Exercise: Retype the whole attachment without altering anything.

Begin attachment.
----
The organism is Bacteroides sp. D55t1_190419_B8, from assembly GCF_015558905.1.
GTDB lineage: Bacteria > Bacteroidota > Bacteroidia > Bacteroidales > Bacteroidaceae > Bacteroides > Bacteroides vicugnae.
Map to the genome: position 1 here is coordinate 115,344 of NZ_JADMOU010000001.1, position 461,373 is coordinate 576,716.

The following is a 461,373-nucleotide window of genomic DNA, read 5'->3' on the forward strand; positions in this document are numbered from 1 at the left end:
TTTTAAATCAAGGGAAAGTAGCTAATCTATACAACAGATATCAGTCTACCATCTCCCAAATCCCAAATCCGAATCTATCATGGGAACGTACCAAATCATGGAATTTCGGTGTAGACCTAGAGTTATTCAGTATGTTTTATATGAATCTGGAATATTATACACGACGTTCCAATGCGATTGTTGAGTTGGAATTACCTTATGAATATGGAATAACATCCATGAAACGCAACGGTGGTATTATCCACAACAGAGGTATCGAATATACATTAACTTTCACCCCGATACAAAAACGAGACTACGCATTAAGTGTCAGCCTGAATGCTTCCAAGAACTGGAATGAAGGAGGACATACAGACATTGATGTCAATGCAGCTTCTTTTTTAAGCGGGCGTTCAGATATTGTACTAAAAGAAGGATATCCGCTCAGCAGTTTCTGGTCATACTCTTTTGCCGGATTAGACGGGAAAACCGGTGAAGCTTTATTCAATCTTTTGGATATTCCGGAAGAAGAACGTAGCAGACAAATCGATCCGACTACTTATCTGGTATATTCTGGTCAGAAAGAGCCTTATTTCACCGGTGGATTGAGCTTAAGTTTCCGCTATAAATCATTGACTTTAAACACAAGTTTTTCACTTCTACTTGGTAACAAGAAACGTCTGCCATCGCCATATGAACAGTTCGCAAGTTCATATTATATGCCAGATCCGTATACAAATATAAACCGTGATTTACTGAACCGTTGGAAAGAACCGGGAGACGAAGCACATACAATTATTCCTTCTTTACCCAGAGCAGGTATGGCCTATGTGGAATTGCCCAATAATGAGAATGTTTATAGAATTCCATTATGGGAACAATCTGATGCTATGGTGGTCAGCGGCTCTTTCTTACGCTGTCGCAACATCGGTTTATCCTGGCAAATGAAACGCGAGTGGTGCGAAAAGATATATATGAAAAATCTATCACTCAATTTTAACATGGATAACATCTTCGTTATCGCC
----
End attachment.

The organism is Bacteroides sp. D55t1_190419_B8, from assembly GCF_015558905.1.
GTDB lineage: Bacteria > Bacteroidota > Bacteroidia > Bacteroidales > Bacteroidaceae > Bacteroides > Bacteroides vicugnae.
Map to the genome: position 1 here is coordinate 115,344 of NZ_JADMOU010000001.1, position 461,373 is coordinate 576,716.

The following is a 461,373-nucleotide window of genomic DNA, read 5'->3' on the forward strand; positions in this document are numbered from 1 at the left end:
TTTTAAATCAAGGGAAAGTAGCTAATCTATACAACAGATATCAGTCTACCATCTCCCAAATCCCAAATCCGAATCTATCATGGGAACGTACCAAATCATGGAATTTCGGTGTAGACCTAGAGTTATTCAGTATGTTTTATATGAATCTGGAATATTATACACGACGTTCCAATGCGATTGTTGAGTTGGAATTACCTTATGAATATGGAATAACATCCATGAAACGCAACGGTGGTATTATCCACAACAGAGGTATCGAATATACATTAACTTTCACCCCGATACAAAAACGAGACTACGCATTAAGTGTCAGCCTGAATGCTTCCAAGAACTGGAATGAAGGAGGACATACAGACATTGATGTCAATGCAGCTTCTTTTTTAAGCGGGCGTTCAGATATTGTACTAAAAGAAGGATATCCGCTCAGCAGTTTCTGGTCATACTCTTTTGCCGGATTAGACGGGAAAACCGGTGAAGCTTTATTCAATCTTTTGGATATTCCGGAAGAAGAACGTAGCAGACAAATCGATCCGACTACTTATCTGGTATATTCTGGTCAGAAAGAGCCTTATTTCACCGGTGGATTGAGCTTAAGTTTCCGCTATAAATCATTGACTTTAAACACAAGTTTTTCACTTCTACTTGGTAACAAGAAACGTCTGCCATCGCCATATGAACAGTTCGCAAGTTCATATTATATGCCAGATCCGTATACAAATATAAACCGTGATTTACTGAACCGTTGGAAAGAACCGGGAGACGAAGCACATACAATTATTCCTTCTTTACCCAGAGCAGGTATGGCCTATGTGGAATTGCCCAATAATGAGAATGTTTATAGAATTCCATTATGGGAACAATCTGATGCTATGGTGGTCAGCGGCTCTTTCTTACGCTGTCGCAACATCGGTTTATCCTGGCAAATGAAACGCGAGTGGTGCGAAAAGATATATATGAAAAATCTATCACTCAATTTTAACATGGATAACATCTTCGTTATCGCC